What to do in your garden in June
• Annuals. Take advantage of nurseries’ wide selection ofbedding plants this month and set out heat lovers such as ageratum,celosia, dahlia, gomphrena, marigolds, pentas, petunia, portulaca,salvia, sunflowers, verbena, vinca, and zinnia. Or start cosmos,marigolds, sunflowers, and zinnia from seed; they germinate quicklyin warm weather and are easy to grow.
• Shade plants. The soil near walls in northern and easternexposures is now warm enough for planting. For perennial color, tryabutilon, clivia, fuchsia, hydrangea, and Plectranthus. In coastal areas, also consider shrubbybegonias like B. fuchsioides; some bloom nearly nonstop. For foliageinterest, choose from ferns, Japanese aralia, Japanese forestgrass, lamium, ligularia, liriope, and wild ginger (Asarum caudatum).
• Subtropicals. In frost-free areas, plant fruit trees such asavocado, citrus, cherimoya, mango; flowering ornamental trees likebauhinia, crape myrtle, jacaranda, and tabebuia; or ornamentalshrubs like hibiscus and princess flower. In colder climates,indulge in colorful foliage plants like Acalypha, bloodleaf (Iresine), coleus, and Persian shield (Strobilanthes); they’ll bloom well into fall.
• Vegetables. Sunset climate zones 7-9, 14-24: Set out transplants ofcucumbers, eggplant (except zones 17-24), melon, peppers, andtomatoes. Sow bean seeds; a new favorite in the Sunset test garden is ‘Musica’, a Romano-type pole bean thatis meaty, tasty, and extremely productive. For information andsources for this and other beans, see “Best Beans”. Also sow seeds of corn, cucumber, okra,pumpkin, and summer and winter squash. In the high desert (zone11), sow seeds of corn, cucumber, melon, summer and winter squash,and watermelon.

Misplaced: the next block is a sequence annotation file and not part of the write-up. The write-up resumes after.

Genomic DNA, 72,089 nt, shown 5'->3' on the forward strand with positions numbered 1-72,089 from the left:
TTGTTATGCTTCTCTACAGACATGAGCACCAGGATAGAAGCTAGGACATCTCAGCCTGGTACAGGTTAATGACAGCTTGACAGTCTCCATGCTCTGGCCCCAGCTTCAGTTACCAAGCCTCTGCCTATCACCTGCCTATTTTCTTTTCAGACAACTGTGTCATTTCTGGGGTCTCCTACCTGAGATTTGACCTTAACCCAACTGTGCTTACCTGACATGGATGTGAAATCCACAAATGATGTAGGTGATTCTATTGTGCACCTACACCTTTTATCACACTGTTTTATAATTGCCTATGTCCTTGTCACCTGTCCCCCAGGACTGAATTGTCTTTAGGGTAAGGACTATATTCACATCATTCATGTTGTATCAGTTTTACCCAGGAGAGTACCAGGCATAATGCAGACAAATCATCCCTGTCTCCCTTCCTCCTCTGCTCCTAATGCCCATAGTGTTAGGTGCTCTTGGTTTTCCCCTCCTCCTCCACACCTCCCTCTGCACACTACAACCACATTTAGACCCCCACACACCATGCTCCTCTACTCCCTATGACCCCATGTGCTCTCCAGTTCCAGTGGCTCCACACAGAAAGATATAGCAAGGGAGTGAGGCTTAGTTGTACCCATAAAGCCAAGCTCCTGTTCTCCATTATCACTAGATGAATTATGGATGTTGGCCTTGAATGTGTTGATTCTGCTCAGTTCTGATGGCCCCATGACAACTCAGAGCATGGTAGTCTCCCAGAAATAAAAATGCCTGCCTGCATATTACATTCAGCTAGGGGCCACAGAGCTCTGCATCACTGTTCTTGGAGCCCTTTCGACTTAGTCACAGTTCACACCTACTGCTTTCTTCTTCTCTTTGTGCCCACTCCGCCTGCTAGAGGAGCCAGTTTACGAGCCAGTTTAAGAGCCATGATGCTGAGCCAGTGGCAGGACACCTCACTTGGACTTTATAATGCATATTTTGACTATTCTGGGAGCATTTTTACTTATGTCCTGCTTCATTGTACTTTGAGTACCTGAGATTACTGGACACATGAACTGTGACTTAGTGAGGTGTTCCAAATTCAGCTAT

• Feed actively growing plants. Roses, warm-season lawns,annual flowers and vegetables, and just about everything elsethat’s actively growing in the garden will benefit from fertilizingnow. But don’t feed natives or Mediterraneans; they’re entering adormant period.
• Heat up tomatoes. A cool summer can make it difficult togrow tomatoes, especially along the coast. To improve your cropyield, try growing plants in large black plastic containers or inold tires along south- or west-facing walls. Also trim away some ofthe lower leaves so that sunlight can reach the soil moreeasily.
• Treat iron deficiencies. Azaleas, camellias, citrus,gardenias, and hibiscus that exhibit yellowish leaves with greenveins at this time of year are probably suffering from irondeficiency. To correct it, apply chelated iron, either as a foliarspray or as a soil drench.
• Powdery mildew. Those foggy days known as “June Gloom”create ideal conditions for powdery mildew on roses, especiallyalong the coast. Combat this fungus disease by hosing off foliagein the morning to cleanse roses of spores. You can also use acommercial fungicide or neem oil-based product. Or mix up this homeremedy: Combine 1 1/2 tablespoons canola oil, 1 1/2 tablespoonsbaking soda, 1 tablespoon vinegar, and 1 tablespoon milddishwashing detergent (without ammonia). Add to 1 gallon of waterand spray leaves well.